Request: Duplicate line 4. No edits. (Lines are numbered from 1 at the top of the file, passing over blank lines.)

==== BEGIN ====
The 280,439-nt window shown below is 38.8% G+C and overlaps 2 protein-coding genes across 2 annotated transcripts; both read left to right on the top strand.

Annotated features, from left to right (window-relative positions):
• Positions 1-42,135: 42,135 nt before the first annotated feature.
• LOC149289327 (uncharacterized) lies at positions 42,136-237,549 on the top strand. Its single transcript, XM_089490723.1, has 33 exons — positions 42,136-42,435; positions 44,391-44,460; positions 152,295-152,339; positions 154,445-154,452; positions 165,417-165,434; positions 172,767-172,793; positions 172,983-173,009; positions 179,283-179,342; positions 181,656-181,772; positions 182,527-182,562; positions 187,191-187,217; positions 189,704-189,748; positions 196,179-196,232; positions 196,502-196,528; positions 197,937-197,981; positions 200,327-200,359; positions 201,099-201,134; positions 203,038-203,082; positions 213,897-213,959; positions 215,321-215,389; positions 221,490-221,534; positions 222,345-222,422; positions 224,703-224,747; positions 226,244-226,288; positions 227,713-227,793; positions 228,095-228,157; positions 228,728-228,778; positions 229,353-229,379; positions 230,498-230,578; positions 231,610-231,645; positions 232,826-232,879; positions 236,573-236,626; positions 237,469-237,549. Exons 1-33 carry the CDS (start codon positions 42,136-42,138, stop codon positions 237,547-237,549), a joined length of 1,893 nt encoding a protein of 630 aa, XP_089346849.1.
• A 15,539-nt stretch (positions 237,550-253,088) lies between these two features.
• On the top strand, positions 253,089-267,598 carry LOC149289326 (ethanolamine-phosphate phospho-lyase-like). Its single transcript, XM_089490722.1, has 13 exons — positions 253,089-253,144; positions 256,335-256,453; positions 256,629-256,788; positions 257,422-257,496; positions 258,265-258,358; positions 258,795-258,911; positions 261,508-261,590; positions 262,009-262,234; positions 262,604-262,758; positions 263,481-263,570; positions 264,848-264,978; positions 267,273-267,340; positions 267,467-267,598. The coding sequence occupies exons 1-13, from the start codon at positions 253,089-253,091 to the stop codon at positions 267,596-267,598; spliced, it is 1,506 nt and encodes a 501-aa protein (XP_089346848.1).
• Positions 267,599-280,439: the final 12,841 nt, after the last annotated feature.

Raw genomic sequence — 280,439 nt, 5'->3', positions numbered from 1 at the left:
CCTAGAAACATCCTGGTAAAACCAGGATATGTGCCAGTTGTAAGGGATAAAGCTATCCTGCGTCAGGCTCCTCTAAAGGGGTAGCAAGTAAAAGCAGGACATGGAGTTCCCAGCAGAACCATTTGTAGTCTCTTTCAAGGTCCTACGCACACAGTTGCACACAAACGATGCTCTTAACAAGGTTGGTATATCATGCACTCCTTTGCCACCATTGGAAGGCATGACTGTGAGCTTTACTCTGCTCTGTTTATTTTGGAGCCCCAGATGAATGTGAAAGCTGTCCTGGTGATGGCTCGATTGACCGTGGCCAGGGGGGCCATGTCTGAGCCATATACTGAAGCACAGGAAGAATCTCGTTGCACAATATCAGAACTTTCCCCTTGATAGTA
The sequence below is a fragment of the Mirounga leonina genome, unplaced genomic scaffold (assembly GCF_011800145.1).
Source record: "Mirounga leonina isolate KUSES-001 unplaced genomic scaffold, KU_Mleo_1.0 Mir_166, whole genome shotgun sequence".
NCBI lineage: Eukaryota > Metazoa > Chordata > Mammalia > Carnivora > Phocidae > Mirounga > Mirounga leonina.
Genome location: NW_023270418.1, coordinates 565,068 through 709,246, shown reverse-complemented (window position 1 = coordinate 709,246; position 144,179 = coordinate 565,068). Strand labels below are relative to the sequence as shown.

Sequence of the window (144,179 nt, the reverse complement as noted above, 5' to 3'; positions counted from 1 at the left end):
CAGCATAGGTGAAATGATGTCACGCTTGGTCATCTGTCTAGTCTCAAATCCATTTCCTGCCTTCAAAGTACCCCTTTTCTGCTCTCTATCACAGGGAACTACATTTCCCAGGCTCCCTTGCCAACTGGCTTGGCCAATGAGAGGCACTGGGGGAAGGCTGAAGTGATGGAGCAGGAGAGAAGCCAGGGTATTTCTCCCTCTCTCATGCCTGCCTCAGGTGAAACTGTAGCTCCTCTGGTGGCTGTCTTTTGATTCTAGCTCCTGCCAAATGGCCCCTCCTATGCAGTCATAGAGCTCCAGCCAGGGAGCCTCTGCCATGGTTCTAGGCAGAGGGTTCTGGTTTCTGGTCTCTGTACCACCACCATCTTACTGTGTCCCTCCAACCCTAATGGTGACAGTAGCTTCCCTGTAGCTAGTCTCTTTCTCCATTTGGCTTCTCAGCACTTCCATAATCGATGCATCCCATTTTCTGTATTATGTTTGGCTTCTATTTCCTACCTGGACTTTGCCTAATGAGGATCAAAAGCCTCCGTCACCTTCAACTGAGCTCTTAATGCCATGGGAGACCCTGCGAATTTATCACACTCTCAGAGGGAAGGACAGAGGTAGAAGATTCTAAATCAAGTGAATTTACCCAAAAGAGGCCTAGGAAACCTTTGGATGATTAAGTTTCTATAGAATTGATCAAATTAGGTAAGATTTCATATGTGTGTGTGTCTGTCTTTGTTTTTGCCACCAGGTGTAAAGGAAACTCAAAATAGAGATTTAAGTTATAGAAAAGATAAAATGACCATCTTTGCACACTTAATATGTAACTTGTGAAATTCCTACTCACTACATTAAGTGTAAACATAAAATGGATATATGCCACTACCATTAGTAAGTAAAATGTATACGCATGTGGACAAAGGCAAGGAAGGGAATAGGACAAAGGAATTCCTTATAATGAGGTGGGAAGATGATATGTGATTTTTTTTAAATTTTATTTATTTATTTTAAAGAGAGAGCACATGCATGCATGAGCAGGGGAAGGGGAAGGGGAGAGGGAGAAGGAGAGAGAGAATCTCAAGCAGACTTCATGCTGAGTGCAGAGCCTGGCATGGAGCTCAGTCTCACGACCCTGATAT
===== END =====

• LOC149289327 (uncharacterized) lies at positions 42,136-237,549 on the top strand. Its single transcript, XM_089490723.1, has 33 exons — positions 42,136-42,435; positions 44,391-44,460; positions 152,295-152,339; positions 154,445-154,452; positions 165,417-165,434; positions 172,767-172,793; positions 172,983-173,009; positions 179,283-179,342; positions 181,656-181,772; positions 182,527-182,562; positions 187,191-187,217; positions 189,704-189,748; positions 196,179-196,232; positions 196,502-196,528; positions 197,937-197,981; positions 200,327-200,359; positions 201,099-201,134; positions 203,038-203,082; positions 213,897-213,959; positions 215,321-215,389; positions 221,490-221,534; positions 222,345-222,422; positions 224,703-224,747; positions 226,244-226,288; positions 227,713-227,793; positions 228,095-228,157; positions 228,728-228,778; positions 229,353-229,379; positions 230,498-230,578; positions 231,610-231,645; positions 232,826-232,879; positions 236,573-236,626; positions 237,469-237,549. Exons 1-33 carry the CDS (start codon positions 42,136-42,138, stop codon positions 237,547-237,549), a joined length of 1,893 nt encoding a protein of 630 aa, XP_089346849.1.